With a little thought and planning, the lighting in the activity areas of your home can be made more efficient and attractive. But the right choice of fixture, the proper lamp (and bulb), placement, and height all have major effect on the results. When it all comes together, beauty, comfort and convenience can be added to every area of your home.
Four basic types of lighting are often used together to provide desired functionality and flexibility. Ambient lighting illuminates the entire room and should create a warm and inviting look. It should be relatively low level to avoid glare and dreariness. The amount needed is also affected by natural light sources, wall/floor/ceiling colors, and ceiling light.
Task or focal lighting is for reading, cooking, desk work, etc. and should be cooler in tone. It should be carefully placed to avoid shadows or glare to minimize eye strain. Accent lighting illuminates and highlights architectural features or objects in a room. Decorative lighting attracts attention to itself as an object. Examples are chandeliers or sconces. Decorative shades can make any lamp a decorative piece, as well.
Just as with furniture or window treatments, always start with the function or purpose of a particular lighting need when working with clients. From there, the type of lighting is usually obvious, although there may be choices or a combination required. With the exception of chandeliers, most residential lighting requirements are met best with lamps rather than recessed or ceiling-mounted fixtures. Wonderful lamps are available today for any location or purpose: wall sconces, table lamps, accent lamps, floor lamps, desk lamps, and torchieres of every size and material add variety and interest to any décor.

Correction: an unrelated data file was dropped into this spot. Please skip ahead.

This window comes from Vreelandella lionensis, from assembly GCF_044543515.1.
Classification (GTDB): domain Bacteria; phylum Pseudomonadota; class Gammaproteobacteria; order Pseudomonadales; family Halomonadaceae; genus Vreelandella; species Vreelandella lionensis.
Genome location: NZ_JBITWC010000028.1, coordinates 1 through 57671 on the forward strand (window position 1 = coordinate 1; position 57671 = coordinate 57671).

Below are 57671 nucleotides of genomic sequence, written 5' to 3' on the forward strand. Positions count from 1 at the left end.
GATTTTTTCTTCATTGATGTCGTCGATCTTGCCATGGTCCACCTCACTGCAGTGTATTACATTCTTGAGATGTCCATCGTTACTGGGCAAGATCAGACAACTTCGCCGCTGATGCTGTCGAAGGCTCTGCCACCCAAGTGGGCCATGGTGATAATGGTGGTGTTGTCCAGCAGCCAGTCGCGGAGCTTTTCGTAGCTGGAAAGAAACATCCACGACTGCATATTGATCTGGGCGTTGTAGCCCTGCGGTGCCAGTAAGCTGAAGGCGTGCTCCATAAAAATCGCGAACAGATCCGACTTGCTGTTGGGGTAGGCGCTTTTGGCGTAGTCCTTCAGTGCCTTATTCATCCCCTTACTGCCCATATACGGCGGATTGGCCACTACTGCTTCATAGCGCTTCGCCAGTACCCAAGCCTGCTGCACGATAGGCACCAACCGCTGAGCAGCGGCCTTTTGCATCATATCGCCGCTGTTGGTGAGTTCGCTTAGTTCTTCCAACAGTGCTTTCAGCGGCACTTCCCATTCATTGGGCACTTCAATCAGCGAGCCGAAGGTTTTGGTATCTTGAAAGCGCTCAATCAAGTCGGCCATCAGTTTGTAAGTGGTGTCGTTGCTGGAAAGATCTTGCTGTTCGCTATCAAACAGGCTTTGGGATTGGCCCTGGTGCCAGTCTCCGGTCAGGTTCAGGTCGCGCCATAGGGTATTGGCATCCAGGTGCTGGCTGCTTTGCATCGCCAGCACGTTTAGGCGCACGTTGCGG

Size counts, and so does placement. Chandeliers, for example, should not be much wider than half the width of a dining table, and hung so that the bottom is about 30-32” above the table top. Chandeliers for a foyer or staircase are a bit trickier, as they must be three-dimensionally proportional to ‘look right’ when hung.
There are many choices for task lighting, and your selection should depend upon some basic ergonomic considerations, i.e. where will the task at hand be held? From where will the task be seen? Is glare a consideration? Lighting for a dresser or make-up table needs to light the face or head, without causing shadows or glaring into the eyes, color and intensity being particularly important for make-up application. Lighting for reading and many hand tasks should usually come from above and behind the user.
An astute buyer also considers the type, size, and color of the light bulbs for the lamps, as well--especially important if the bulb will be easily seen. And don’t forget that the halogen and quartz filament tubes generate intense heat, so they must always be shielded and kept well away from flammable materials.
Finally, use accent lighting to highlight the wonderful, special features of any room, and to create the mood for entertaining and enjoyment in both daytime and night. Small halogen lamps can spark up any art, houseplant, or accessory, and can often add
significantly to the overall ambient light, as well as the décor of your home. The choices available today are truly awesome and sometimes a bit mind-boggling. Give it some thought, and you’ll reap the rewards of a successful lighting scheme in every room